Morelos: Cuernavaca is a major city/travel destination in Morelos -see attached map to identify its exact location: You should exercise caution in the state of Morelos due to the unpredictable nature of TCO violence. On August 24, two USG employees were injured after being fired upon by Federal Police officers on an isolated road north of Tres Marias, Morelos. Numerous incidents of narcotics-related violence have also occurred in the city of Cuernavaca, a popular destination for U.S. students.
Nayarit: You should defer non-essential travel to all areas of the state of Nayarit north of the city of Tepic as well as to the cities of Tepic and Xalisco. The security situation north of Tepic and in these cities is unstable and travelers could encounter roadblocks or shootouts between rival criminals. There is no recommendation against travel either to Riviera Nayarit in the southern portion of the state or to principal highways in the southern portion of the state used to travel from Guadalajara to Puerto Vallarta.
Oaxaca: Oaxaca, Huatulco and Puerto Escondido are major cities/travel destinations in Oaxaca -see attached map to identify their exact locations: No warning is in effect.
Puebla: No advisory is in effect.
Queretaro: No advisory is in effect.
Quintana Roo: Cancun, Cozumel, Playa del Carmen, Riviera Maya and Tulum are major cities/travel destinations in Quintana Roo -see attached map to identify their exact locations: No advisory is in effect.
Tabasco: Villahermosa is a major city/travel destination in Tabasco -see attached map to identify its exact location: No advisory is in effect.
Tlaxcala: No advisory is in effect.
Veracruz: You should exercise caution when traveling in the state of Veracruz. Over the last year, the state of Veracruz has seen an increase in violence among rival criminal organizations. In response, in 2011 the Government of Mexico sent additional military and federal police to the state to assist State security forces in implementing ongoing operation “Veracruz Seguro” (Secure Veracruz) that focuses on combating organized crime.
Yucatan: Merida and Chichen Itza are major cities/travel destinations in Yucatan -see attached map to identify its exact location: No advisory is in effect.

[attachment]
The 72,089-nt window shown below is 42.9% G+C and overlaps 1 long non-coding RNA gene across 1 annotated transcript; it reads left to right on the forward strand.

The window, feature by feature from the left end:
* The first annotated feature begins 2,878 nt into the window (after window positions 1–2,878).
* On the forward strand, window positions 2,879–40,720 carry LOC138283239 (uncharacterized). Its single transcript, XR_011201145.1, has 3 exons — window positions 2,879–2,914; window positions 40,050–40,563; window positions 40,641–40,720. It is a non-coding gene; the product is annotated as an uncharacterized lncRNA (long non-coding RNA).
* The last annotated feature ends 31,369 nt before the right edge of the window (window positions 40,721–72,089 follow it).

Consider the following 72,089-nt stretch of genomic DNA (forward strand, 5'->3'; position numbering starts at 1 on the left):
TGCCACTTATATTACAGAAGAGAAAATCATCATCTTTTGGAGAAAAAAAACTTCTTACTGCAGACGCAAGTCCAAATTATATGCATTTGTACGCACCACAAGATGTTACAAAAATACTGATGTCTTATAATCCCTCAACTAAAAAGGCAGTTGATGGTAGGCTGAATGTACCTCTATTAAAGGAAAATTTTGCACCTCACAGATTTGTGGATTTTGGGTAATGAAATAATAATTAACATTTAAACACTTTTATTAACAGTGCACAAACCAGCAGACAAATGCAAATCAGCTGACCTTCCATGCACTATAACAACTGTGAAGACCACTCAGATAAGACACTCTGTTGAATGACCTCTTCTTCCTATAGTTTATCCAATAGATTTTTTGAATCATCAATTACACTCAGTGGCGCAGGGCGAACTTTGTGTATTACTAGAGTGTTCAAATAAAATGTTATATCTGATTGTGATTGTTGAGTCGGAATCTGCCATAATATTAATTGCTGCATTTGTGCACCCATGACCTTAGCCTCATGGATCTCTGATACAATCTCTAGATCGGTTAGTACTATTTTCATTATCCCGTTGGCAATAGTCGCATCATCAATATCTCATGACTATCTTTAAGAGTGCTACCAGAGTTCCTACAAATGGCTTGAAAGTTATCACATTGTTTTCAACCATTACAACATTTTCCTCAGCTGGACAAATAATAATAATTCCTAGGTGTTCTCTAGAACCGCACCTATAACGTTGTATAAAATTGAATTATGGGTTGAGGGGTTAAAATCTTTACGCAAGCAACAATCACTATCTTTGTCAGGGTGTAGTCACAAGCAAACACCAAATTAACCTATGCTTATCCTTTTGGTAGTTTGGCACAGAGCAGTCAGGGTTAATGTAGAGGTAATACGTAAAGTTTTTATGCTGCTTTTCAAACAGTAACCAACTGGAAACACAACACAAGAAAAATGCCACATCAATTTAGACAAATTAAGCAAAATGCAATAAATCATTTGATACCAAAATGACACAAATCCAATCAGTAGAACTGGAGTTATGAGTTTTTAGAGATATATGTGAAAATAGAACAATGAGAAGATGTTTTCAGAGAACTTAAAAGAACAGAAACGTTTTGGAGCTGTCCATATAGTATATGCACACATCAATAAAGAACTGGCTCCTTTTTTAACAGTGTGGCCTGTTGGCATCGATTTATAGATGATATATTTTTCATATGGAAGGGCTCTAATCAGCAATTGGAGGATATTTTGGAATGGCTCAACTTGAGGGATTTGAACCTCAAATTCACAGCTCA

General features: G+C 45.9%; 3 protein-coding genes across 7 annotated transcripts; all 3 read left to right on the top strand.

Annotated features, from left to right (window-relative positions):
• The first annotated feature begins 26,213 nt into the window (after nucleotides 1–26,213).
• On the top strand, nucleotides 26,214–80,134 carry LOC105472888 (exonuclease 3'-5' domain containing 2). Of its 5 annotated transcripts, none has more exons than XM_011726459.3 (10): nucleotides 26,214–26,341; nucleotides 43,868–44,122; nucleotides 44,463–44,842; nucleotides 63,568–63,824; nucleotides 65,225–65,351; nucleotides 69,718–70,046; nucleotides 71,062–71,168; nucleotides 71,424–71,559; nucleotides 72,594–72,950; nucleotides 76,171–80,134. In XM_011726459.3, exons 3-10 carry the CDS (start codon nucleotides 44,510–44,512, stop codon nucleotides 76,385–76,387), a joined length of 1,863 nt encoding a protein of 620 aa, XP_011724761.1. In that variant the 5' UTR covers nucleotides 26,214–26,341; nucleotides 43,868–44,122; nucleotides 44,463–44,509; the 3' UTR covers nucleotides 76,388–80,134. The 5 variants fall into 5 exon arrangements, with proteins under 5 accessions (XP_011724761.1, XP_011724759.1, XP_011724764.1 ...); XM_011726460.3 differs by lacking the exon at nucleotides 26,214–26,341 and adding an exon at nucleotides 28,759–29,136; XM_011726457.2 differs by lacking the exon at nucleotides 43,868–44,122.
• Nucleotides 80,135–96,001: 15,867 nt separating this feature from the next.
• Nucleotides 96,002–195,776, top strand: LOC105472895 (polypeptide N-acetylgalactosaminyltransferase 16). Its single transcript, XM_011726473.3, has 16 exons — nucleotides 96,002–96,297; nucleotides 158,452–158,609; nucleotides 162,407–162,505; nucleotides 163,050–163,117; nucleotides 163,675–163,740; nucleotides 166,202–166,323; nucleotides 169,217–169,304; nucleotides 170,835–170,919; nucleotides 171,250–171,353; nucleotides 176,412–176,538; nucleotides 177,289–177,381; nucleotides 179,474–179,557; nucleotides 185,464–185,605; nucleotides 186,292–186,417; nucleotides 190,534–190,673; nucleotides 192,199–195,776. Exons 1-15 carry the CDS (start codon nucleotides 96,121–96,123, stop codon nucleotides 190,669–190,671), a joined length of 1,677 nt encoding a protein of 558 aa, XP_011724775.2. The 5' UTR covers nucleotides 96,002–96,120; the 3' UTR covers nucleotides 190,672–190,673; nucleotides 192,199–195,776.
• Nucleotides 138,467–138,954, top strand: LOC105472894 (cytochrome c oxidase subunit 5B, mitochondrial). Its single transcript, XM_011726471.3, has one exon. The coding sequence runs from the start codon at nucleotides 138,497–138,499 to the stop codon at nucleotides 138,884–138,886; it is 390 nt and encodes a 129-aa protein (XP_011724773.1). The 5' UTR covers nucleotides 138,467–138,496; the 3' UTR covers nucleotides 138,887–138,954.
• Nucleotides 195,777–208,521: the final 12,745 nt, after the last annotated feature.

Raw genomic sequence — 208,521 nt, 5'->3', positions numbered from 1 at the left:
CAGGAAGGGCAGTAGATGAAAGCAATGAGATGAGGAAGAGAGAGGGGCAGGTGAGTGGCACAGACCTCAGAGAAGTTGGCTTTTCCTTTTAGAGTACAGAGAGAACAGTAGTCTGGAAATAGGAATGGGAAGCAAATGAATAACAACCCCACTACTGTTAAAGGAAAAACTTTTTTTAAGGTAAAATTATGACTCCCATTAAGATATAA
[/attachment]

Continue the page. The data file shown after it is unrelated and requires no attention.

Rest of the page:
We encourage you to review the U.S. Embassy’s Mexico Security Update. The update contains information about recent security incidents in Mexico that could affect the safety of the traveling public. For more detailed information on staying safe in Mexico, please see the State Department’s Country Specific Information for Mexico.
For the latest security information, U.S. citizens traveling abroad should regularly monitor the State Department’s internet web site, where the current Worldwide Caution, Travel Warnings, and Travel Alerts can be found. Follow us on Twitter and the Bureau of Consular Affairs page on Facebook as well. Up-to-date information on security can also be obtained by calling 1-888-407-4747 toll free in the United States and Canada or, for callers outside the United States and Canada, a regular toll line at 001-202-501-4444. These numbers are available from 8:00 a.m. to 8:00 p.m. Eastern Time, Monday through Friday (except U.S. federal holidays). U.S. citizens traveling or residing overseas are encouraged to enroll with the State Department’s Smart Traveler Enrollment Program. For any emergencies involving U.S. citizens in Mexico, please contact the U.S. Embassy or the closest U.S. Consulate (see list below). The numbers provided below for the Embassy and Consulates are available around the clock. The U.S. Embassy is located in Mexico City at Paseo de la Reforma 305, Colonia Cuauhtemoc, telephone from the United States: 011-52-55-5080-2000; telephone within Mexico City: 5080-2000; telephone long distance within Mexico 01-55-5080-2000. U.S. citizens may also contact the Embassy by e-mail.